Written by Norman Hartnell

Norman is a highly experienced family lawyer and is also the Chair of the OnlyMums & OnlyDads Steering Group. He was a member of the Law Society Children Panel from 1988 to 2008. He is an Accredited Mediator, FMA/Resolution Supervisor/Trainer, Private and Legal Aid qualified mediator for All Issues Mediation including Child Consultation. He is also a collaborative lawyer and family law arbitrator.

Words can wound or words can heal. In the context of a relationship breakdown it is often the case that the expression of unresolved hurt arising from the breakdown is reflected verbally; in letters either direct or with the added volume of solicitors letters, e-mails and text messages.

Any attack, whether verbal or in writing naturally evokes a flight or fight response the first resulting in either disengagement and capitulation to the person who is seen as the more powerful or the second, a response which may be of equal or even greater hostility, leading to an escalation of conflict.

Judges almost always express dismay at the inability of parents to understand that their conflict is harming their children.

Either way it results in one or both feeling angry, trying to re-exert the control over their lives they feel they are at risk of losing. Response leads to further response, the whole basis of litigation encourages a point-scoring, blame-attributing approach to justify one’s own actions and undermining that of the other person. Yet judges almost always express dismay at the inability of parents to understand that their conflict is harming their children, apparently oblivious to the fact that the very system of which they are a part encourages this adversarial approach.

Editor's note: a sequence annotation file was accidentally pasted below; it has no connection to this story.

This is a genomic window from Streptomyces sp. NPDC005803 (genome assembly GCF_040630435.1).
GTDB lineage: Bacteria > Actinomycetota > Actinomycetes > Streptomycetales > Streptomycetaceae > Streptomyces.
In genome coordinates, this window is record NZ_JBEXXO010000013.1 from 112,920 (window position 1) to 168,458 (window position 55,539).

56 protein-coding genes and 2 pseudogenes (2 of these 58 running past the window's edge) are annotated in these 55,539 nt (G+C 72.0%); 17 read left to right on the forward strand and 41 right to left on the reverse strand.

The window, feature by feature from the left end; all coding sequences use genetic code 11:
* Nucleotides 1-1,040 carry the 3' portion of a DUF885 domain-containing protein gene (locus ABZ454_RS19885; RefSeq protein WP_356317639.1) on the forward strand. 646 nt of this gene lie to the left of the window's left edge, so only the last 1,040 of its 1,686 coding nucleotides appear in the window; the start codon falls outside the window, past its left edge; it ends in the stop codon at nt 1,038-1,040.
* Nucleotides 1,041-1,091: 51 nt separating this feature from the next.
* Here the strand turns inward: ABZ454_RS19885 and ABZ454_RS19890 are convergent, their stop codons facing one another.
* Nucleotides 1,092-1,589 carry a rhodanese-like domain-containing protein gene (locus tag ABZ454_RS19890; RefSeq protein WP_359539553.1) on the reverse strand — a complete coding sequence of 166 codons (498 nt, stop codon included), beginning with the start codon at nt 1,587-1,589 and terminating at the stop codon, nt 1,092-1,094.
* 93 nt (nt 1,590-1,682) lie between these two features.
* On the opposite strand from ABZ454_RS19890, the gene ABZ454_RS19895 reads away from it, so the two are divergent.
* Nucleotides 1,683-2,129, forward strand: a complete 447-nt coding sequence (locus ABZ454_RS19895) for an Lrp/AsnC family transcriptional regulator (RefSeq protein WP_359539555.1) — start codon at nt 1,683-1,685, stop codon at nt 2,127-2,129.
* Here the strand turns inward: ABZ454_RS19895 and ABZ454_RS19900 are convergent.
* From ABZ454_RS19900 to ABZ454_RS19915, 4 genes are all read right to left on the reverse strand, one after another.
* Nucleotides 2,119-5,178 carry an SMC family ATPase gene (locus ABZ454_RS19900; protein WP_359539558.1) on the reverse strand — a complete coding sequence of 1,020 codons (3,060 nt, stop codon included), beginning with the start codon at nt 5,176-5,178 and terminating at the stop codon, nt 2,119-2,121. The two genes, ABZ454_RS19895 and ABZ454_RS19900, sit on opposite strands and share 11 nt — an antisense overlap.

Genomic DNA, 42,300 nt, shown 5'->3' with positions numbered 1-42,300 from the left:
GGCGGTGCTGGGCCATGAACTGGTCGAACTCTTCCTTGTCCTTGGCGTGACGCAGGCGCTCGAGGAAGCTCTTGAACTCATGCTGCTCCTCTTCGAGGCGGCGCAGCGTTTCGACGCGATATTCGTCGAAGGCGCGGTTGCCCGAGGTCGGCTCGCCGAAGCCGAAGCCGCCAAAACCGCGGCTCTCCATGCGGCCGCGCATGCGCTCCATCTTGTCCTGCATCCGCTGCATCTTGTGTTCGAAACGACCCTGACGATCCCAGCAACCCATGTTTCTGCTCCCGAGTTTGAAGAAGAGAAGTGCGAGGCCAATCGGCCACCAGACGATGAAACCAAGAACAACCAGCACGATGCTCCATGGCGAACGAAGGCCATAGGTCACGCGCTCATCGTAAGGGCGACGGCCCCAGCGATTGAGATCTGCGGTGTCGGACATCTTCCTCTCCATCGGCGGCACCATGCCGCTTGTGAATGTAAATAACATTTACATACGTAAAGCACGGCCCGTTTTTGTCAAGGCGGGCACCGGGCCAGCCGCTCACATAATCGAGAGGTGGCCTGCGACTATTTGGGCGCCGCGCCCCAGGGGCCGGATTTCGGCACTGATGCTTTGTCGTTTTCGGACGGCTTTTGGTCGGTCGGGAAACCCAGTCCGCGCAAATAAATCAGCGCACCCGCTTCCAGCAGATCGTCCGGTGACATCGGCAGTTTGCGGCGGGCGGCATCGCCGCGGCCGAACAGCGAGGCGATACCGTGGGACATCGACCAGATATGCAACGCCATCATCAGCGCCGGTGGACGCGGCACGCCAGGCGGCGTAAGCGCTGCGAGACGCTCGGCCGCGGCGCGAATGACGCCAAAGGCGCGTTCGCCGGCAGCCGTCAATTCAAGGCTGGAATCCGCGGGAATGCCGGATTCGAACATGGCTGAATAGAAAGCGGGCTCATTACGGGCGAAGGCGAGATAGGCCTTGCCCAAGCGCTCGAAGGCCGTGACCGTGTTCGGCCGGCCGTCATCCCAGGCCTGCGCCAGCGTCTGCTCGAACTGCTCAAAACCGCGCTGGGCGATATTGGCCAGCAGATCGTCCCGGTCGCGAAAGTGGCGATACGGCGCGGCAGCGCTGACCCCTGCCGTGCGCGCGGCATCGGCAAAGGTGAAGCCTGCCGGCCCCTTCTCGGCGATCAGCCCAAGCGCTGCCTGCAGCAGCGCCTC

So how on earth can this vicious cycle be broken, how can conversations whether direct or though legal channels be transformed into a problem-solving approach?

I may not have all of the answers but have found the following effective in many situations

1.When receiving an aggressive or angry communication in any form, first listen to your natural internal response. It is likely to be one of protest, anger, a desire to respond and justify your own stance. It is the equivalent of being slapped across the face. Put into words how it makes you feel and I find it helpful to highlight or underline the provocative words which evoke your strongest response. They may be overtly rude or manipulative.

2. Put into words how you would have instinctively wanted to respond, in other words give vent to your feelings in a private note, which will not be sent. It is good to get the instant feelings out and acknowledged. Until that first step is done, it will prevent any further progress.

3. Having paused and had a cup of tea, then review the communication again from a different perspective. This time you will be searching to ascertain whether the other person is being purely controlling or manipulative or whether despite the words used part of what they say is indicative of a valid point of view, worry or grievance which is being expressed poorly, in a childish way.

4. This is the time to separate the wheat from the chaff. Your challenge is to determine which parts of the communication you wish to respond to and which you do not. You do not have to answer everything.

5. So, some parts of the communication will be gratuitously rude or hurtful. They are designed to get you hooked into an argument on their terms which they enjoy, their territory. The more insecure someone is the more they will seek to control their world, by pulling the strings or pushing the buttons they have learned are likely to get a response. Don’t respond to these parts of the communication, you can choose not to.

6. Other parts may be motivated by something different. They may be simply angry about something, perhaps the other person is fearful and is trying to exert control themselves in a situation in which they are fearful of loss and trying inappropriately to secure their position by threats.